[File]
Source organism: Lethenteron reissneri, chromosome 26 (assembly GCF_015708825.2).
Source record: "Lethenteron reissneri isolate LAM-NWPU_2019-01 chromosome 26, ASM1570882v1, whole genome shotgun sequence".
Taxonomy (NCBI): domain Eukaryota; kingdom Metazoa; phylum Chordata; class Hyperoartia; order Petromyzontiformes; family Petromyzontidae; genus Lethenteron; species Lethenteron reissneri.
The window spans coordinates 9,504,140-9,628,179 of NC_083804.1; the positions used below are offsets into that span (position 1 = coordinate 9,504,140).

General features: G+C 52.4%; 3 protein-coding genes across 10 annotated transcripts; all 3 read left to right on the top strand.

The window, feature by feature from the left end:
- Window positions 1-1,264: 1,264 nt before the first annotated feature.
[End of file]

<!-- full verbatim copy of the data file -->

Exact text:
Source organism: Lethenteron reissneri, chromosome 26 (assembly GCF_015708825.2).
Source record: "Lethenteron reissneri isolate LAM-NWPU_2019-01 chromosome 26, ASM1570882v1, whole genome shotgun sequence".
Taxonomy (NCBI): domain Eukaryota; kingdom Metazoa; phylum Chordata; class Hyperoartia; order Petromyzontiformes; family Petromyzontidae; genus Lethenteron; species Lethenteron reissneri.
The window spans coordinates 9,504,140-9,628,179 of NC_083804.1; the positions used below are offsets into that span (position 1 = coordinate 9,504,140).

General features: G+C 52.4%; 3 protein-coding genes across 10 annotated transcripts; all 3 read left to right on the top strand.

The window, feature by feature from the left end:
- Window positions 1-1,264: 1,264 nt before the first annotated feature.